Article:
4. Busy day but stuck my head outside tonight about 10pm to catch my breath. Oh my! Crystal clear from home and NO MOON. What to do...what to do...12" dob or bins... Went for the 20/40x100s on fork mount, took a little time to set up, racing to beat the moonrise and high cloud. Nice views of M42 and a decent hint of the Horsehead/Flame with the Nebustar/Hb filter combo but no cigar. Had trouble with the Rosette with Nebustar and OIII for some reason, should have been clear but...I don't know. Maybe it filled the FOV, maybe my eyepieces were fogging up, but there was definite nebulosity though no discernible edge. I can nail it in the 15x70s most every time. Swapped to the 15x70s for a quick scan. Two highlights tonight - the first highlight was my first confident view of NGC1499 California Nebula with the 15x70s and same Nebustar/Hb combo - looked like a faint glowing elongated cloud. In fact I thought it was a streak of high cloud moving in at first. Not in your face nebulosity, but definitely there. Cool! Under darker skies this should pop out quite well in both bins. The second one - the Unihedron SQM-L was surprisingly indicating 20.42 to 20.49. I never get that at home, but it was crystal clear out so no malfunction. I think 20.38 was my highest ever reading back in March 2020 and 20.15-20.25 is normal for a clear dark moonless night. Too short a session but fatigue and cold kicked in, I've a big day tomorrow. Checking forecast, tomorrow evening until 10-ish looking crystal clear again, hopefully more time on the 20/40x100s, still haven't used them a great deal and I have high expectations for them, eyes willing. PS if you like, check my comment lower down the thread - I managed to make it to a darker site just outside of town with great results a few nights after this observation.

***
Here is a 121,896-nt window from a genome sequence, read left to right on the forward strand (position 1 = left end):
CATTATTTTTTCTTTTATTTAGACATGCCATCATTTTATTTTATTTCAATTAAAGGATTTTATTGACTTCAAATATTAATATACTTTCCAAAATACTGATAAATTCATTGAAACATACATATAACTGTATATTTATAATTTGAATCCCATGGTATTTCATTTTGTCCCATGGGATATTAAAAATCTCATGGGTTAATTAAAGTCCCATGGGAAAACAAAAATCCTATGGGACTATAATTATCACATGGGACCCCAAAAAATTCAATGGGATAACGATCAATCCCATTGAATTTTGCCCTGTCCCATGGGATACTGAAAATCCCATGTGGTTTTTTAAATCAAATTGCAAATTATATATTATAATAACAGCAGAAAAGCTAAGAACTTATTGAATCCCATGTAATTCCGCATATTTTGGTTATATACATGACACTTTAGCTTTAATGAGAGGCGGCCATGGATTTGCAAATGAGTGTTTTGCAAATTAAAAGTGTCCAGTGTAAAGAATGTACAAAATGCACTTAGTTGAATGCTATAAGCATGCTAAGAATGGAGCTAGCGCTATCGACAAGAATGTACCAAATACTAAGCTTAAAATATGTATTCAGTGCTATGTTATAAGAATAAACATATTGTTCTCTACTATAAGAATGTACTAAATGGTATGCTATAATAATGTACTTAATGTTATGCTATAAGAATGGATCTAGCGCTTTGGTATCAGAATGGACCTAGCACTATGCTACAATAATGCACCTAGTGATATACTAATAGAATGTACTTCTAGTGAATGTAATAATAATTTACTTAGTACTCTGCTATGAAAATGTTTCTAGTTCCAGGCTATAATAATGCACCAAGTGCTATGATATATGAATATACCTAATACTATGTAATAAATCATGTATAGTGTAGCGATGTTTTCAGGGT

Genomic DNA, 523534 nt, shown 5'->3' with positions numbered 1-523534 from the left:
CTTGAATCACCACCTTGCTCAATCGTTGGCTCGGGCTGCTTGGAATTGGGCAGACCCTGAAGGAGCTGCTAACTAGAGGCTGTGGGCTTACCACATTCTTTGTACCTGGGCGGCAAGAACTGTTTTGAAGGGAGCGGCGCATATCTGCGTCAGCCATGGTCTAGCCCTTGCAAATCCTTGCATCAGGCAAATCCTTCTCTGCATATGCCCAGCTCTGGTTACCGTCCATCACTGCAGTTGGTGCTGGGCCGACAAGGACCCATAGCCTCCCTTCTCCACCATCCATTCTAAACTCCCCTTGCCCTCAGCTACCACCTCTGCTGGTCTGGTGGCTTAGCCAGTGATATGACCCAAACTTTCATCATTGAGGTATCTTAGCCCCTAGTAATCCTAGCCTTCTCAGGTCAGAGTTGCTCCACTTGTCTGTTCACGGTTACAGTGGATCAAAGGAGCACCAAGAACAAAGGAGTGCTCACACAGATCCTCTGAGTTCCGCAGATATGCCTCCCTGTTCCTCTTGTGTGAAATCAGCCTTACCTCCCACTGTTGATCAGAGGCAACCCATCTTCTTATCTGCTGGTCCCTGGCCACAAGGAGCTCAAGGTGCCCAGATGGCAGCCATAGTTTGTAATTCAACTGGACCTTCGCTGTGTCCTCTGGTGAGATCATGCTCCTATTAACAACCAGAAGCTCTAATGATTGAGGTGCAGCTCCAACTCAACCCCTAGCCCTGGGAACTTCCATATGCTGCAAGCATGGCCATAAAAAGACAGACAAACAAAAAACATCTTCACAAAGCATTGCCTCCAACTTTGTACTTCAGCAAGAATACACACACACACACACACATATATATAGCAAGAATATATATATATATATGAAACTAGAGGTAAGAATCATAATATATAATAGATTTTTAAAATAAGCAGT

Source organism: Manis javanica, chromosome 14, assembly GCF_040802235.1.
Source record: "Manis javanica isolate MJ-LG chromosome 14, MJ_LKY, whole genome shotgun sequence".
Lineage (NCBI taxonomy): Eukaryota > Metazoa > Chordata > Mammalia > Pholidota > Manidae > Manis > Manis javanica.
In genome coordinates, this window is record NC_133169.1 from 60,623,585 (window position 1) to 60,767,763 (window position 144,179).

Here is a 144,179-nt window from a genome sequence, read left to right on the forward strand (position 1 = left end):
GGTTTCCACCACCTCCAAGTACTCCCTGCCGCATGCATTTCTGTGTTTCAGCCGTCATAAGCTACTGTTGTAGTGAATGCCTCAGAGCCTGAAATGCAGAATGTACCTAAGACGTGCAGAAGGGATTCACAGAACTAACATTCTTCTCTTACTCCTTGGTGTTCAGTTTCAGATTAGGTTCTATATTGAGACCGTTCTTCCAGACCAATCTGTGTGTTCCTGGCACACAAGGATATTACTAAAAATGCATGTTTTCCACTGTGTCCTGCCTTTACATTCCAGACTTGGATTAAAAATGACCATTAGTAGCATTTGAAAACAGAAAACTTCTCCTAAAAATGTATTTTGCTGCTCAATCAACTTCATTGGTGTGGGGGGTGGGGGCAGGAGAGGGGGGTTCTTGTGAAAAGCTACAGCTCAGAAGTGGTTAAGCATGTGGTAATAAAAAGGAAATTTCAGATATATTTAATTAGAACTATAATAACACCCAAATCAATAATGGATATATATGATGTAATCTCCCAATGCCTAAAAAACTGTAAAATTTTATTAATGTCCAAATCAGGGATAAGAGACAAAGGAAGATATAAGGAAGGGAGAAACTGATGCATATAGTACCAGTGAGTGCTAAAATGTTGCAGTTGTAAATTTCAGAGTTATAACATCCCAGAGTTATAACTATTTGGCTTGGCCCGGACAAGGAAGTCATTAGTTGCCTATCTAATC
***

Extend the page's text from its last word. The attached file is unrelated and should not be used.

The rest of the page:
5. Nice one! I bet you have some stunning night skies out there. I'd love to see the Magellanic Clouds some day. Have fun with the 10" dob and keep up the good work, I love my dobs!
  6. This is brilliant. I bet the NAN and Milky Way would look incredible with these. I really like the concept. Wonder why more binoculars with interchangeable 1.25 eyepieces aren't out there, besides giant bins. Might be onto something here!